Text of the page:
“Consider most dear sons, consider carefully that if any temporal king was thrown out of his domain and perhaps captured, would he not, when he was restored to his pristine liberty and the time had come for dispensing justice, look on his vassals as unfaithful l and traitors against the crown and guilty of ‘injured majesty’ unless they had committed not only their property but also their persons to the task of freeing him?…And similarly will not Jesus Christ, the king of kings and lord of lords, whose servant you cannot deny being, who joined your soul to your body, who redeemed you with his precious blood, who conceded to you the kingdom, who enables you to live and move and gave you all the good things you have…condemn you for the vice of ingratitude and, as it were, the crime of infidelity if you neglect to help him?”
While some preachers were quick to note that the relationship to Christ was not the same as earthly feudalism, the idea of expressing love, honor, and loyalty by righting and injustice done to Christ and his Church was the height of spiritual devotion and love for the average Christian warrior on crusade.
In addition to demonstrating one’s love of God, Crusaders also believed that they were acting out of brotherly love. It must be remembered that the initial call for the 1st Crusade was closely linked to a cry for help from the Byzantine Emperor who was besieged by the continuing advances of Islam. Here was a Christian Empire with Christian subjects, who had been dishonored and done an injustice, and was facing a real and imminent threat. Acting out of love for their Christian brothers in the east was considered quite noble and just. Those who preached the Crusade were quick to point out that it was ludicrous for Christian knights to fight amongst themselves when their Christian brothers in the east were suffering and facing persecution. Innocent III again provides a good example of how brotherly love was a prime motivator for the Crusader in his work Quia Maior:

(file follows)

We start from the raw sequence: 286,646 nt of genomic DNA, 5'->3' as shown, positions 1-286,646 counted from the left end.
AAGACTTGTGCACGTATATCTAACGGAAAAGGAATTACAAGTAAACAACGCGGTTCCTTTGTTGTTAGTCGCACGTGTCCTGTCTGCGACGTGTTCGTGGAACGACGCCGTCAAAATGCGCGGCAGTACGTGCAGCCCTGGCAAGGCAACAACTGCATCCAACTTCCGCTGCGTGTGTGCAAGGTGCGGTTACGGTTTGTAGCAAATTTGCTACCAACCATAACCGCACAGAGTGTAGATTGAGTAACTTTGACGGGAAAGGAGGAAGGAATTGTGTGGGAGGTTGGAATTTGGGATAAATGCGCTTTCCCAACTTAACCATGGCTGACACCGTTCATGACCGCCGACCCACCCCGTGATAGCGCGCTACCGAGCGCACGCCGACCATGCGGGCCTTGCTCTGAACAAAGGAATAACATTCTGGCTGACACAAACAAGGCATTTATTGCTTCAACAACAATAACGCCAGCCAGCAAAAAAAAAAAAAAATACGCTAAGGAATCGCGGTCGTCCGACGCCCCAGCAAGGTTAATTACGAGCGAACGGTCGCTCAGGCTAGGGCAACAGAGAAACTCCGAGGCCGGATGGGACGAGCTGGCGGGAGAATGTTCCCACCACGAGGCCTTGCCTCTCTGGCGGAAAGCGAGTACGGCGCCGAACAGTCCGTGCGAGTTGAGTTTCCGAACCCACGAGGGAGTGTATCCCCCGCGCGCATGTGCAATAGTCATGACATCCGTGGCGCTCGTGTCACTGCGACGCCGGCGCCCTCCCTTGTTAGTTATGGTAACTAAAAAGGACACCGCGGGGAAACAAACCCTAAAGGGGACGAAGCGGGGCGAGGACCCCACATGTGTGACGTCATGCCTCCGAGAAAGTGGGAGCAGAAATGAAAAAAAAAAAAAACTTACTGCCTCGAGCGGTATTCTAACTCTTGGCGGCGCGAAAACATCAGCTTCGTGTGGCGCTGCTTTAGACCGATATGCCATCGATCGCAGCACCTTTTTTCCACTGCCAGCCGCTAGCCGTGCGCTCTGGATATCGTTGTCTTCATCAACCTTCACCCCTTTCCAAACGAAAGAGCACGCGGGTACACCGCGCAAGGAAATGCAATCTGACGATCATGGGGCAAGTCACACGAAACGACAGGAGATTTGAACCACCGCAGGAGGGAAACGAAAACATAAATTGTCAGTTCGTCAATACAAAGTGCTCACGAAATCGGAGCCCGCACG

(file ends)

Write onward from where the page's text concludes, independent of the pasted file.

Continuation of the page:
“How does a man love according to divine precept his neighbor as himself when knowing that his Christian brothers in faith and in name are held by the perfidious Muslims in strict confinement and weighed down by the yoke of heaviest servitude, he cannot devote himself to the efficacious work of liberating them? In this he transgresses the command of that natural law which the Lord declared in the Gospels, ‘whatsoever you would that men should do to you, do you also to them.’ Is it by chance that you do not know that among them (the Muslims) many thousands of Christians are held in servitude and in jail, tortured with innumerable torments?”
In the Middle Ages, the system of vassalage and honor also applied to one’s family. This idea of kinship provided a sense of place and was a source of strength to each individual. Crusading was portrayed in these terms, with the war against the forces of Islam seen as an expression of family love. Urban II at the council of Clermont noted that the Christians of the east were, “your full brothers, your comrades, your brothers born of the same mother, for you are sons of the same Christ and the same Church.” This sense of kinship and place led many to believe that Christ was being threatened his rightful inheritance as the great patriarch or family head of all Christians. This of course was also couched in the language of love, in this case, love for family.
So whether it be for the love of God, the love of one’s brothers in the faith, or the idea of family loyalty and honor, for the average Crusading knight, reclaiming the East was a multi-faceted act of love.